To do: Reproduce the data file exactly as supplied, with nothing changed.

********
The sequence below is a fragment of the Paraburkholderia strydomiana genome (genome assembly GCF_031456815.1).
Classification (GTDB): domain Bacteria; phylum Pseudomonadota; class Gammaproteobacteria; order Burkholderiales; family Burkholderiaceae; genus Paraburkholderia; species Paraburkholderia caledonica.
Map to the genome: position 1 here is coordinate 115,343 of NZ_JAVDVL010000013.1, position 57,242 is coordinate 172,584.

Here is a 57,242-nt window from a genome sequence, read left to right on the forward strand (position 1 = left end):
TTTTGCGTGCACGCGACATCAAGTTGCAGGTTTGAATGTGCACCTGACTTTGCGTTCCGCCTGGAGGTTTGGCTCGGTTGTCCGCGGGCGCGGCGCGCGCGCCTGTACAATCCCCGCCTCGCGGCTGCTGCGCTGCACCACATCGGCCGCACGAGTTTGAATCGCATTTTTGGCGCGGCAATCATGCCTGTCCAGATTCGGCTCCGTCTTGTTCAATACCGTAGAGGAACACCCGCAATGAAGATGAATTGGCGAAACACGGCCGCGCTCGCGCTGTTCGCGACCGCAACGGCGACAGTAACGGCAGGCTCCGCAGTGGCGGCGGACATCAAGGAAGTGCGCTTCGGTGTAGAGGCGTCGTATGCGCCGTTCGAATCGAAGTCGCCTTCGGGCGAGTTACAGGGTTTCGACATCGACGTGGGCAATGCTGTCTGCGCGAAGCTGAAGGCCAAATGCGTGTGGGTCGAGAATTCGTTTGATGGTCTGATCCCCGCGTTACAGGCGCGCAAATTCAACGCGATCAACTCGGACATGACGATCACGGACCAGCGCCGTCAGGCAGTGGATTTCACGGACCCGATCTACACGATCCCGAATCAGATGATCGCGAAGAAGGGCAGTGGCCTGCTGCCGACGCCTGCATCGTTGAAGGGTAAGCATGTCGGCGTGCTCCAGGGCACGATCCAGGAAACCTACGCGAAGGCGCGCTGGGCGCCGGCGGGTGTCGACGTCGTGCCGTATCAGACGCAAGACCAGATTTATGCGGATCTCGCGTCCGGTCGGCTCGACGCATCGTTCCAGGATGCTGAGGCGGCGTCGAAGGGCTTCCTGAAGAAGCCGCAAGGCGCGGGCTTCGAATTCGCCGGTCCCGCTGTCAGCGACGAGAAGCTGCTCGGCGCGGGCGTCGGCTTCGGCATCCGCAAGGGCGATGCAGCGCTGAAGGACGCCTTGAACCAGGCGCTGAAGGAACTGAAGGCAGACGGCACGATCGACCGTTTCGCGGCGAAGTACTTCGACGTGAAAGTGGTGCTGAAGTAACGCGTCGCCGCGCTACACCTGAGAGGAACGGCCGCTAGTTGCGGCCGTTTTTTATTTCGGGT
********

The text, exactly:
The sequence below is a fragment of the Paraburkholderia strydomiana genome (genome assembly GCF_031456815.1).
Classification (GTDB): domain Bacteria; phylum Pseudomonadota; class Gammaproteobacteria; order Burkholderiales; family Burkholderiaceae; genus Paraburkholderia; species Paraburkholderia caledonica.
Map to the genome: position 1 here is coordinate 115,343 of NZ_JAVDVL010000013.1, position 57,242 is coordinate 172,584.

Here is a 57,242-nt window from a genome sequence, read left to right on the forward strand (position 1 = left end):
TTTTGCGTGCACGCGACATCAAGTTGCAGGTTTGAATGTGCACCTGACTTTGCGTTCCGCCTGGAGGTTTGGCTCGGTTGTCCGCGGGCGCGGCGCGCGCGCCTGTACAATCCCCGCCTCGCGGCTGCTGCGCTGCACCACATCGGCCGCACGAGTTTGAATCGCATTTTTGGCGCGGCAATCATGCCTGTCCAGATTCGGCTCCGTCTTGTTCAATACCGTAGAGGAACACCCGCAATGAAGATGAATTGGCGAAACACGGCCGCGCTCGCGCTGTTCGCGACCGCAACGGCGACAGTAACGGCAGGCTCCGCAGTGGCGGCGGACATCAAGGAAGTGCGCTTCGGTGTAGAGGCGTCGTATGCGCCGTTCGAATCGAAGTCGCCTTCGGGCGAGTTACAGGGTTTCGACATCGACGTGGGCAATGCTGTCTGCGCGAAGCTGAAGGCCAAATGCGTGTGGGTCGAGAATTCGTTTGATGGTCTGATCCCCGCGTTACAGGCGCGCAAATTCAACGCGATCAACTCGGACATGACGATCACGGACCAGCGCCGTCAGGCAGTGGATTTCACGGACCCGATCTACACGATCCCGAATCAGATGATCGCGAAGAAGGGCAGTGGCCTGCTGCCGACGCCTGCATCGTTGAAGGGTAAGCATGTCGGCGTGCTCCAGGGCACGATCCAGGAAACCTACGCGAAGGCGCGCTGGGCGCCGGCGGGTGTCGACGTCGTGCCGTATCAGACGCAAGACCAGATTTATGCGGATCTCGCGTCCGGTCGGCTCGACGCATCGTTCCAGGATGCTGAGGCGGCGTCGAAGGGCTTCCTGAAGAAGCCGCAAGGCGCGGGCTTCGAATTCGCCGGTCCCGCTGTCAGCGACGAGAAGCTGCTCGGCGCGGGCGTCGGCTTCGGCATCCGCAAGGGCGATGCAGCGCTGAAGGACGCCTTGAACCAGGCGCTGAAGGAACTGAAGGCAGACGGCACGATCGACCGTTTCGCGGCGAAGTACTTCGACGTGAAAGTGGTGCTGAAGTAACGCGTCGCCGCGCTACACCTGAGAGGAACGGCCGCTAGTTGCGGCCGTTTTTTATTTCGGGT